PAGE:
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Former Vancouver Canucks GM Pat Quinn sees no easy fix to team's struggles

The Hockey News

The Hockey News

VANCOUVER - There is no easy fix for the problems faced by the Vancouver Canucks, says the man who took a foundering franchise and came close to winning a Stanley Cup.

Pat Quinn, the former defenceman who moved behind the Canucks' bench and into the general manager's office, believes new team president Trevor Linden—a player Quinn drafted and coached—has the potential to return Vancouver to the NHL elite.

"There is no magic luxor," Quinn said Sunday after being inducted into the Canucks ring of honour at Rogers Arena. "You have to fix it. You have to have luck, you have to have cap room.

"A lot of things come into play."

A promising season turned bad for the Canucks, who will miss the playoffs for the first time since 2008. Watching the team this year Quinn noticed a slip in the talent level.

"It's cyclical," Quinn said. "The hard part is when your good players' skills start to diminish a little bit, then you've got to find replacements for that top level player."

A 30-team NHL reduces that talent pool.

"We don't have enough top players," Quinn said.

Fans will need to be patient.

"That's where the first step comes in, the assessment that needs to be done," said Quinn. "I think that's the stage where Trev is.

"I've read he has a plan. When you have a plan you don't go around telling everybody."

Linden was named president last week after Mike Gillis was fired as Vancouver's president and general manager.

Quinn shrugged when asked if he will play a role in the Canucks' rebuild. There has been speculation Linden may ask Quinn to return to the organization in some sort of advisory capacity.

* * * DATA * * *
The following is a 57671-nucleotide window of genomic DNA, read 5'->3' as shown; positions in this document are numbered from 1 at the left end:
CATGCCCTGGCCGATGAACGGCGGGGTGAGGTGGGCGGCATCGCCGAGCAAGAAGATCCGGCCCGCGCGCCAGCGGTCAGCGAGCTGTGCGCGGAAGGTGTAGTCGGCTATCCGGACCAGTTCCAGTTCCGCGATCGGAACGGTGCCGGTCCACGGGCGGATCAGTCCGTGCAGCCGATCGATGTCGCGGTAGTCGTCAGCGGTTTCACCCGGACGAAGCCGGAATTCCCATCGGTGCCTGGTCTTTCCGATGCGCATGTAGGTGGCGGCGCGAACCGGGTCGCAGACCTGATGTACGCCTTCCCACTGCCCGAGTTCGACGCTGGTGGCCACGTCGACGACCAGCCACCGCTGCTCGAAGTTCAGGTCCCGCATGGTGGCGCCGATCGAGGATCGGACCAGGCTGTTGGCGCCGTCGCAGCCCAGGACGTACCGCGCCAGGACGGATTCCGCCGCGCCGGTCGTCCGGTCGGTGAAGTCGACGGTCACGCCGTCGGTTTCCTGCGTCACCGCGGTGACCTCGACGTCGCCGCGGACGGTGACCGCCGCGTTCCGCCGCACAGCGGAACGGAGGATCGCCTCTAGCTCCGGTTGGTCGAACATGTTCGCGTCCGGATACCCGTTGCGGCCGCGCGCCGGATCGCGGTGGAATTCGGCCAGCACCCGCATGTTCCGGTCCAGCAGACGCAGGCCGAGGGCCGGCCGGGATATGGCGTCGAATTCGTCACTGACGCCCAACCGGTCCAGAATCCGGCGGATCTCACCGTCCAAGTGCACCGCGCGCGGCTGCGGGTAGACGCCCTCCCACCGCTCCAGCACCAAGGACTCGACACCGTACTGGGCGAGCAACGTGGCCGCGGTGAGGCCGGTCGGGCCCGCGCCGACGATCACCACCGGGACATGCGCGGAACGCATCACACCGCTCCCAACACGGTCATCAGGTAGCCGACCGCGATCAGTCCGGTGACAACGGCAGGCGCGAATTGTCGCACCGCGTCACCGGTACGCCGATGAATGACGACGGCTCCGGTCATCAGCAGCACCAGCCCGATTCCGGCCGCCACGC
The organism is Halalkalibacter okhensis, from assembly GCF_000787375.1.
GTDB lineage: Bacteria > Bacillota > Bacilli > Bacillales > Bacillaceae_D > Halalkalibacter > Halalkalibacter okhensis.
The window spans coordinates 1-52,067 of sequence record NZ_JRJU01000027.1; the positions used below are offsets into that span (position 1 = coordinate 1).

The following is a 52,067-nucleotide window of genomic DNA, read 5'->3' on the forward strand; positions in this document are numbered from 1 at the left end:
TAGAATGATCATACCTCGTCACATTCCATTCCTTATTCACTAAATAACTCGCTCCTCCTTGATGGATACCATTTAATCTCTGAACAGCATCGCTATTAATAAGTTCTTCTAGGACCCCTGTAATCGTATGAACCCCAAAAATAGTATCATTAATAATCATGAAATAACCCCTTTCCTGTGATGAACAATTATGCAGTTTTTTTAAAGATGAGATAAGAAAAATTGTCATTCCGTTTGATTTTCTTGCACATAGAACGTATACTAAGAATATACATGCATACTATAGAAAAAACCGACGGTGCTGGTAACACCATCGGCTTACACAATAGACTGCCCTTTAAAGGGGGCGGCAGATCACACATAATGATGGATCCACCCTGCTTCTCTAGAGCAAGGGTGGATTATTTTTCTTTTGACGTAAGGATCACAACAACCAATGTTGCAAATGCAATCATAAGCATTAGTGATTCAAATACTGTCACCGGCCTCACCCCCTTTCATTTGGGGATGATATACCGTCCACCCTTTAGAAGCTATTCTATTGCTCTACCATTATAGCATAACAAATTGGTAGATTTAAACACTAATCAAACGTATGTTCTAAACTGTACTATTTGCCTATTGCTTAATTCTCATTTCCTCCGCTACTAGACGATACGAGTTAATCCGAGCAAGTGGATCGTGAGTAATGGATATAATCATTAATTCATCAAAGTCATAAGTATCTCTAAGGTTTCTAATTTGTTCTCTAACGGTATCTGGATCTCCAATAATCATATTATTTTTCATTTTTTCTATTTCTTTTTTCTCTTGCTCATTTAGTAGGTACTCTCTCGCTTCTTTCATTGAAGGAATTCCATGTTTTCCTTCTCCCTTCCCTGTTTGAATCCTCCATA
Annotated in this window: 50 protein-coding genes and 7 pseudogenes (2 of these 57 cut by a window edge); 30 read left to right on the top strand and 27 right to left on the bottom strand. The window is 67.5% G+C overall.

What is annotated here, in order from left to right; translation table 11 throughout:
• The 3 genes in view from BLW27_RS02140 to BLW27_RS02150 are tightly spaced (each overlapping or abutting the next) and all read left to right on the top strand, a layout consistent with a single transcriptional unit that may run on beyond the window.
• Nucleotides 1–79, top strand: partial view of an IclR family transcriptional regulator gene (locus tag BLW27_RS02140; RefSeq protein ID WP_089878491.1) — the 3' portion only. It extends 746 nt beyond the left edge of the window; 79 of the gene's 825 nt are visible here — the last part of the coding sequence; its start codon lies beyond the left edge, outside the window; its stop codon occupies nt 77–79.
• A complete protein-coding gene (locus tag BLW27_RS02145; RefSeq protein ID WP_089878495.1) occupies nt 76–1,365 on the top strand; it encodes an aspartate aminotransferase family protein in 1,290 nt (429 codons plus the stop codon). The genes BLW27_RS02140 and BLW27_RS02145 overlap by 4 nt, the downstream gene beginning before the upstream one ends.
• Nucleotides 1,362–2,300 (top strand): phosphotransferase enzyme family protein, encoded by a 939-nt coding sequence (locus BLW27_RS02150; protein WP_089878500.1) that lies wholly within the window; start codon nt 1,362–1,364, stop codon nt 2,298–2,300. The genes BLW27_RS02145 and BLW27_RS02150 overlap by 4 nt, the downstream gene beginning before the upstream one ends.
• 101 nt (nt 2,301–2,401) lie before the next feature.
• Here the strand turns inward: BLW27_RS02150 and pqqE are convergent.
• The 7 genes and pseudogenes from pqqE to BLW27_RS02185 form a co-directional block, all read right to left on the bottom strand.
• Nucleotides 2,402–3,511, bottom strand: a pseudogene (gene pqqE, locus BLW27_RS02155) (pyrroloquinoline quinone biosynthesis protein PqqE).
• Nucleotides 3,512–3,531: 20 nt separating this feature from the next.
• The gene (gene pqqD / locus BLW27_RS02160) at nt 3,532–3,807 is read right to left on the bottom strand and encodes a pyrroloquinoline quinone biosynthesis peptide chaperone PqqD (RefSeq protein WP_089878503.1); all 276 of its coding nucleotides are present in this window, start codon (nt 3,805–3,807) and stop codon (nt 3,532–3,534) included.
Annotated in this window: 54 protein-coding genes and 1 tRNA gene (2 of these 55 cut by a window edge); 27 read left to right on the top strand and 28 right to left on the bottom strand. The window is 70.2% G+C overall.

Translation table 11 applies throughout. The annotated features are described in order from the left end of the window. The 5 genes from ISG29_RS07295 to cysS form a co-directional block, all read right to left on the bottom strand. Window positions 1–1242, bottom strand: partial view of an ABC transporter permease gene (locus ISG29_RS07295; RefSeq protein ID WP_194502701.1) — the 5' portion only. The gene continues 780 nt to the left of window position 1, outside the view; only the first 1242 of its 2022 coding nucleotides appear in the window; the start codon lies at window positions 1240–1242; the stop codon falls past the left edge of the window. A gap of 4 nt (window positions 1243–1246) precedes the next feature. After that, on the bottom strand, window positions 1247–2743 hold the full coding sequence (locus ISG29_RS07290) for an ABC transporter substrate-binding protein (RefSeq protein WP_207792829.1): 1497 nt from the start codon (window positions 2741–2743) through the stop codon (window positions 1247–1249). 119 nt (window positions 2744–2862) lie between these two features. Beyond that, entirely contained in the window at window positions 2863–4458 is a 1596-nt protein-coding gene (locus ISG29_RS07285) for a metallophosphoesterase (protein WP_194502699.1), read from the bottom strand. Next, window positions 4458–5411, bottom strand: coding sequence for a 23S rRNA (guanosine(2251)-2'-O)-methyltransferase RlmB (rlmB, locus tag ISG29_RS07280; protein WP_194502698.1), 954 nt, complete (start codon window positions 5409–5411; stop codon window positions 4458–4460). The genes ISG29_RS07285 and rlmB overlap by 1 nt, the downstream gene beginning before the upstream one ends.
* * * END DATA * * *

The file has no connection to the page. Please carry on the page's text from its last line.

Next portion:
"It's a different day today," said the 71-year-old Hamilton native. "Whatever happens, happens.

"Trevor is a terrific kid, there is no question. I'm not really thinking about that sort of thing. He has lots on his plate."

Quinn was joined by members of his family at centre ice prior to the game against the Calgary Flames for the induction ceremony. Other members of the ring of honour include Thomas Gradin, Kirk McLean and Harold Snepsts.

The crowd gave Quinn a standing ovation.

"It was inexplicable," Quinn said. "You can't express the emotions you feel.

"You are mindful of the people who touched you along the way, how important they were to me."

Quinn was Vancouver's president and general manager from 1987 to 1997. He coached the team from 1991-94 and then again late in the 1995-96 season.

There are some parallels between what Quinn, 71, faced back in 1987 and the task Linden now faces.

Quinn took over a wheezing, money-losing franchise and helped turned it into a high-scoring team that came within one game of winning the 1994 Stanley Cup final.

"When you are first starting you know one thing," said Quinn. "I always wanted to be a team player.

"No one person wins a hockey game, no one person builds a franchise. I got pretty lucky in putting this team together."

In 280 games as a coach, Quinn had a record of 141 wins, 111 loses and 28 ties. With him behind the bench the Canucks won two division titles, five playoff rounds and he was voted coach of the year in 1991-92.

As a general manager Quinn helped build the Canucks by drafting players like Linden and Pavel Bure.

Quinn also traded for players like McLean, Cliff Ronning, Dave Babych, Jyrki Lumme, Greg Adams, Geoff Courtnall and Markus Naslund.

It was through Quinn people like Brian Burke, Dave Nonis, Steve Tambellini and George McPhee received their first NHL jobs.

Quinn played his junior hockey with the Edmonton Oil Kings, winning a Memorial Cup in 1963. He spent nine years as a player, playing defence for Vancouver, Toronto and Atlanta.

He coached the Philadelphia Flyers, Los Angeles Kings, Canucks, Toronto Maple Leafs and Edmonton Oilers.

On the international stage, Quinn coached Team Canada to gold medals at the 2002 Winter Olympics and 2009 world junior championships.

Quinn said the Canucks may have struggled this year but he sees hope for the future.

"When I came here in the 1970s it was hard to find a Canuck fan," he said. "Now we are all Canuck fans.

"Thanks for how you treated me."


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